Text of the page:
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It is rumored that guards at each end of the Golden Gate Bridge were paid $500 each to stop cars for a minute to get footage of an empty bridge.
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The movie was shot in part in Berwick, a (then) small town in the suburbs of Melbourne, Australia. Some streets which were being established during this time were named after people involved in the film. Some examples are: Gardner Street (Ava Gardner), Shute Avenue (Nevil Shute) and Kramer Drive (Stanley Kramer).
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According to Philip R. Davey, author of the book "When Hollywood Came to Melbourne: The Story of the Making of Stanley Kramer's 'On The Beach'", director Stanley Kramer experienced many problems with the thousands of bathers who stood in shoulder-deep water to watch the proceedings, and who applauded the cast after each take. Their enthusiasm was gratifying in this respect if not in others, such as when thousands of people began crowding forward to get a closer look at Ava Gardner, they repeatedly moved into camera range, thus necessitating many frustrating retakes.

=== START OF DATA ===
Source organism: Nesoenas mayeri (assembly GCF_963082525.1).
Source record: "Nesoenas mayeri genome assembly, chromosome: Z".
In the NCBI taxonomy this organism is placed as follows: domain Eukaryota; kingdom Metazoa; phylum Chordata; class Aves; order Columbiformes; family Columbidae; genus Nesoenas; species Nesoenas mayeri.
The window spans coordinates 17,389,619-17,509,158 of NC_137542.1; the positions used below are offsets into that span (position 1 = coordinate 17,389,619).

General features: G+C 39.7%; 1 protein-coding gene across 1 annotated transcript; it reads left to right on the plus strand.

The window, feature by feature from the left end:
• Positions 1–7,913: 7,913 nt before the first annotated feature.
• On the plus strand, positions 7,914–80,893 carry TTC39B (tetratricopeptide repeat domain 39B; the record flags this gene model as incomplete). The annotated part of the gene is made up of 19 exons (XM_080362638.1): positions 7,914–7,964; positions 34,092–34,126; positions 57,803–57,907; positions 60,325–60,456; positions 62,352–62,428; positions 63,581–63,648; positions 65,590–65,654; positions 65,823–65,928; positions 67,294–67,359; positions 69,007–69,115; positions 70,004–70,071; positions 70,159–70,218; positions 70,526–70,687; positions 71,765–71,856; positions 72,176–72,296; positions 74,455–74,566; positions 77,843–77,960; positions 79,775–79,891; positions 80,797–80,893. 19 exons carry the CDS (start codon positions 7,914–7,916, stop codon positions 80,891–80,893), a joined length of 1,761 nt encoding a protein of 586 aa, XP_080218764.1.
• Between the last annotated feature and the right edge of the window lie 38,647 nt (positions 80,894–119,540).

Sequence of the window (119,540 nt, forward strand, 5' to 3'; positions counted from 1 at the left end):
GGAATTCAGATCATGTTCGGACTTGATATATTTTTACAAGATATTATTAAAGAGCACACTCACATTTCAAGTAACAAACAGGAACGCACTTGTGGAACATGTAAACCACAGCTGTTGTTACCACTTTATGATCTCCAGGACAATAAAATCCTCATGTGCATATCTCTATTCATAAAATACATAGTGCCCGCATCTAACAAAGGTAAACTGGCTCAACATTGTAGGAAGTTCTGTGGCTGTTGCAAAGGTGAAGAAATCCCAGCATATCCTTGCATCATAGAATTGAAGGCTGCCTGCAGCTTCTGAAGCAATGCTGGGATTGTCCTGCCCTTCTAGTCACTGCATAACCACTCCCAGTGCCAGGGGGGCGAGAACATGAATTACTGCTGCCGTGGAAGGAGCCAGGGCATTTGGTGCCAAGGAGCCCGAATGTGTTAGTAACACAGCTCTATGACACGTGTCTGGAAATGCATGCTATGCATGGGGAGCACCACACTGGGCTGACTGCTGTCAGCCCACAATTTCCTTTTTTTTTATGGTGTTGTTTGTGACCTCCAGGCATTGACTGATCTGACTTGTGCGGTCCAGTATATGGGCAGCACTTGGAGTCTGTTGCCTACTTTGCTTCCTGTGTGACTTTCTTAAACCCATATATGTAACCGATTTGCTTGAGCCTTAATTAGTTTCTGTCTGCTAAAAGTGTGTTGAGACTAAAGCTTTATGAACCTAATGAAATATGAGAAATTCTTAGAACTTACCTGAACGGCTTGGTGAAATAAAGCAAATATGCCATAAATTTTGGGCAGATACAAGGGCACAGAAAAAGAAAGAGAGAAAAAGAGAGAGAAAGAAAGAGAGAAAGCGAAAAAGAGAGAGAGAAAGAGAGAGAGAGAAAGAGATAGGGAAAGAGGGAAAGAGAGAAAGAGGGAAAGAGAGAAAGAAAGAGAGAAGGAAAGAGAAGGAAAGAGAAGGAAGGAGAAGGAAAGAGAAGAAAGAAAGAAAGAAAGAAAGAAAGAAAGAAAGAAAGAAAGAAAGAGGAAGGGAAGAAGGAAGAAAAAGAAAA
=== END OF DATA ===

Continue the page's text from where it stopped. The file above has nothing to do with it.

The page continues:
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When Moira goes to visit Towers at the dock, an Australian sailor calls out "Get a load of that Charlie Wheeler". This is rhyming slang: 'Charlie Wheeler' rhymes with "sheila", an Australian term for a (young) woman.
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Gregory Peck was strongly opposed to the Cold War.
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The first of three consecutive films in which Stanley Kramer cast the biggest former MGM musical stars in unexpected dramatic roles: Fred Astaire in this film, Gene Kelly in Inherit the Wind (1960), and Judy Garland in Judgment at Nuremberg (1961).
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While the film was shot in 1959, it was set in 1964. The two most famous movies related to nuclear war also took place in 1964: Dr. Strangelove or: How I Learned to Stop Worrying and Love the Bomb (1964) and Fail-Safe (1964).